TORONTO - With the school year well underway, those first-day jitters most children experience are now a thing of the past. But for some kids, meeting the intellectual demands and navigating social relationships at school can trigger ongoing stress and anxiety.
And parents need to be on the lookout for signs that their child is having difficulties coping, experts say.
"It's important to recognize the times when children are experiencing more severe or chronic stress that is beyond their ability to manage," says Dr. Robin Alter, a Toronto-area child psychologist.
Alter says both children and adults need some stress because that's what makes life interesting and helps us mature psychologically.
Dr. Michael Ungar, a professor of social work at Dalhousie University in Halifax, agrees that children shouldn't be bubble-wrapped to prevent them from possibly unpleasant or trying experiences, because they need to learn that stress is a normal part of life.
"We have to always push our children into what's called `the zone of proximal development' or that next place where they will have a little bit of manageable amounts of challenge so that they grow," says Ungar, author of "Too Safe for Their Own Good" and "We Generation: Raising Socially Responsible Kids."
But when the teeter-totter of life gets out of balance - with too may stressors piled on one side and too few coping skills on the other - that's when emotional distress can build and get out of control.
Indications that a child is suffering too much stress include irritability, sleeping problems and nightmares, complaints of repeated headaches or stomach aches, appearing withdrawn and reverting to outgrown behaviours like bedwetting or thumb-sucking.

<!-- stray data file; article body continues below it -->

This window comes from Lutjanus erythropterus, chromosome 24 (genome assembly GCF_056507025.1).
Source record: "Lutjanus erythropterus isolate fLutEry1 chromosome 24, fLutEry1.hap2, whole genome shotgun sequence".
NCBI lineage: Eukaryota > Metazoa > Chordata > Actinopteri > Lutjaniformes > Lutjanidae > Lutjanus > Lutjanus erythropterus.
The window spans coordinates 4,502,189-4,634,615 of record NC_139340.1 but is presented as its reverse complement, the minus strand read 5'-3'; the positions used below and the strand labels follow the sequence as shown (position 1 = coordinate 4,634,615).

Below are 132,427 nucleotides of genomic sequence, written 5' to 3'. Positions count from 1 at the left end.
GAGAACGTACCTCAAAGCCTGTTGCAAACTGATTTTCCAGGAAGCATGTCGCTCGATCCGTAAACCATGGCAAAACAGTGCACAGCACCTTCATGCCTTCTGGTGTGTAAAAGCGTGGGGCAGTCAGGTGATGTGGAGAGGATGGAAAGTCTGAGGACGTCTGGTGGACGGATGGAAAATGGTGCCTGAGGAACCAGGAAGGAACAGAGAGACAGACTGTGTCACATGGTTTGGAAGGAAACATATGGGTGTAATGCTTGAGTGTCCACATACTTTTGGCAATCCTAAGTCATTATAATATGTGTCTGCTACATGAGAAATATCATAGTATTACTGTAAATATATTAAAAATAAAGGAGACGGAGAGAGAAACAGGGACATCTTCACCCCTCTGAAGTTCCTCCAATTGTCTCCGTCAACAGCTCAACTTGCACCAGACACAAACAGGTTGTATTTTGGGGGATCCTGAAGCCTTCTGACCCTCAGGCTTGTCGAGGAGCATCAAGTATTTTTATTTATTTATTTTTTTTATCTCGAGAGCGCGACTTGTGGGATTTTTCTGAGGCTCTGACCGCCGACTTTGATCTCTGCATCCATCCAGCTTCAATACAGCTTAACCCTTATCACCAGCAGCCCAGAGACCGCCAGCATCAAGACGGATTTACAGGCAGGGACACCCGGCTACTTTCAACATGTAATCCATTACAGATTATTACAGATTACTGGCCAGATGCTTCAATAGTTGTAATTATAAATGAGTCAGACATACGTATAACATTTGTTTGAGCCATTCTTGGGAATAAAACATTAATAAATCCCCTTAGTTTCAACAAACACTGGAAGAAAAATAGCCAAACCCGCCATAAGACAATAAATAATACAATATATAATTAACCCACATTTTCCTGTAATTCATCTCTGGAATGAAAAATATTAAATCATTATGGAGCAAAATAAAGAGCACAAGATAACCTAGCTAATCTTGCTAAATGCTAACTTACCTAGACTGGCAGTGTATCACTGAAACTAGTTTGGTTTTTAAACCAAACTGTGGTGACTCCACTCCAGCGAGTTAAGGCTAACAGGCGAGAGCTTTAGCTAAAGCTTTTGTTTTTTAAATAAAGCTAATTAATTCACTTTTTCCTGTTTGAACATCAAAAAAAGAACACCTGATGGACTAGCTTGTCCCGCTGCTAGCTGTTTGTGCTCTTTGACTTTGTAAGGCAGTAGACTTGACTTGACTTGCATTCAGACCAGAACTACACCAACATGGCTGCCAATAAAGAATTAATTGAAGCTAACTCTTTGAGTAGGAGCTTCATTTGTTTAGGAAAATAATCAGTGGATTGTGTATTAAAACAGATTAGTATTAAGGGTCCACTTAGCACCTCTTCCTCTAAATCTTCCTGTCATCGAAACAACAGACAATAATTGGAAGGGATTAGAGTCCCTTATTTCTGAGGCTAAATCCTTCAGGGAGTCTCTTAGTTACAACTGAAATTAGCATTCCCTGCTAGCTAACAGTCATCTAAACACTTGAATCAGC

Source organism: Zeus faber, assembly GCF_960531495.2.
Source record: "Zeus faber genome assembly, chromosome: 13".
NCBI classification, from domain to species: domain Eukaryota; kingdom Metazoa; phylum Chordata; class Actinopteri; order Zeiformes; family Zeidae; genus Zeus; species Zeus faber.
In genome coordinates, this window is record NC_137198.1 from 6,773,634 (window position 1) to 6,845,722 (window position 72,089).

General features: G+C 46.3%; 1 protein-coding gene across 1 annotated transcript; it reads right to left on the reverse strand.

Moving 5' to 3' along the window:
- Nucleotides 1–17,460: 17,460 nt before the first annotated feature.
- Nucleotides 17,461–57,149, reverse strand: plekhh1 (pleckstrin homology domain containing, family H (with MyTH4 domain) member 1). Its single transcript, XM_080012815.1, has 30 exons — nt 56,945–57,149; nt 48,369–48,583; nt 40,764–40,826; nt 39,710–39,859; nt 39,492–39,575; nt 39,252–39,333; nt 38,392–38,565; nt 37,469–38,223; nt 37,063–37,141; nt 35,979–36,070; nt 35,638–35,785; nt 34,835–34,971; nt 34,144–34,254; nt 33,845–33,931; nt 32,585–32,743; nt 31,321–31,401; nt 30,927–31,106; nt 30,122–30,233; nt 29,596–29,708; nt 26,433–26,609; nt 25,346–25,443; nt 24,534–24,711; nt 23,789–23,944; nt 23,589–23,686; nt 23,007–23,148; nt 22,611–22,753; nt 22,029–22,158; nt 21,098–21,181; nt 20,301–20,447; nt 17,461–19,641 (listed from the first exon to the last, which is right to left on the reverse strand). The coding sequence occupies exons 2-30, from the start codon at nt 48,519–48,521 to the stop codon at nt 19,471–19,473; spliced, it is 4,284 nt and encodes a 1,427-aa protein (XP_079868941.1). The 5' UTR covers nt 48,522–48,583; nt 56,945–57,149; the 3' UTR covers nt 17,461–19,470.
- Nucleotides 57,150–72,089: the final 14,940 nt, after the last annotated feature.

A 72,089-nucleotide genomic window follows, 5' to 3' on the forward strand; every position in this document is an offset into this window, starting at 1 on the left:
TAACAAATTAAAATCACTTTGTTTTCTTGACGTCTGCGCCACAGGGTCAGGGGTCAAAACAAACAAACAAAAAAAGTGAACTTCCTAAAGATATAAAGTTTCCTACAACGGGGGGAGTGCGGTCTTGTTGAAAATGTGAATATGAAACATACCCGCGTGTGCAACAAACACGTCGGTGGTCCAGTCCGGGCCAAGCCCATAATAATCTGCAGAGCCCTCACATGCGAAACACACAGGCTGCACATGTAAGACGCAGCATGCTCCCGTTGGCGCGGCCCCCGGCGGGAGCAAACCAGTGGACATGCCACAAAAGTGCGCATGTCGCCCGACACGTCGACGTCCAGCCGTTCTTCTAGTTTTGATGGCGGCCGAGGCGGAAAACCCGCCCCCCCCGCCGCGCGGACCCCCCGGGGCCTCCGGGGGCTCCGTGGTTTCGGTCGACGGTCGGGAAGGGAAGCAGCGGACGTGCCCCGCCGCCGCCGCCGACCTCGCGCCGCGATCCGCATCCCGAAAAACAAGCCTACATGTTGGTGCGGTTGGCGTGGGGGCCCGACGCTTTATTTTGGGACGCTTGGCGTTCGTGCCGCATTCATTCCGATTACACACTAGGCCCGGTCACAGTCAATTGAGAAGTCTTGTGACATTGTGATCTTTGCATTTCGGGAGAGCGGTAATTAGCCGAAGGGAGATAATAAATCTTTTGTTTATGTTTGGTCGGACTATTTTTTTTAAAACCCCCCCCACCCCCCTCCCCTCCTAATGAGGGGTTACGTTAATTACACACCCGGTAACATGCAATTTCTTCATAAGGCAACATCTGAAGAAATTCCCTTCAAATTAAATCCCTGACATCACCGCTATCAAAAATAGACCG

"The signs of stress are things like meltdowns," says Alter. "Every kid has meltdowns, but if they're having them frequently, like on a daily basis or even several times a day," parents need to pay attention, she says.
"That's a clear signal that `The world is asking me to do too many things' or 'I need to do too many things' or `Things are too hard for me' or 'I just can't."'
The reasons for a child becoming overwhelmed by stress or anxiety can be numerous - from not fitting in with their peer group or being targeted by a bully to disliking their teacher or finding their school work too demanding.
"I think the expectations on kids is much higher than it was previously, which increases stress," says Alter, noting that family problems such as parents separating can also create emotional overload in a child.
"Any stresses that are going on in the family are going to impact on the children."
Experts say that children need to be taught that stress can be managed.
That's the key message of Kids Have Stress Too! - a program developed by the Psychology Foundation of Canada that gives parents and caregivers the tools to help children prevent and deal with stress.
Spending quiet time with a child cuddling, reading or doing arts and crafts can be a means of exploring a child's feelings and of easing their anxiety, the program suggests.
Engaging in simple relaxation exercises, such as deep breathing and stretching, helps children gain a sense of control, teaches them that they can make themselves feel better and encourages a can-do attitude.
Some other stress-busting tips:
-Make sure the child gets the proper amount of sleep.
-Cut down on the number of their activities.
-Provide opportunities for vigorous physical activity.
-Make sure children have plenty of time for play.
-Have fun as a family, with lots of laughter.
But what if a child's reaction to stress becomes severe and chronic - and nothing seems to help them cope or to ease their anxiety?
Ungar says parents have to look at intensity and duration: "So how long has this persisted? How severe are the symptoms?"
"If you have a child throwing up violently every morning for a month," it's time to seek professional counselling, he advises.
A child who repeatedly refuses to go to school is also a red flag that their stress is getting way out of hand, adds Alter.
Counselling for children and their parents can often be accessed through referral by a pediatrician or family doctor, or through centres providing mental health services for children and youth across Canada.
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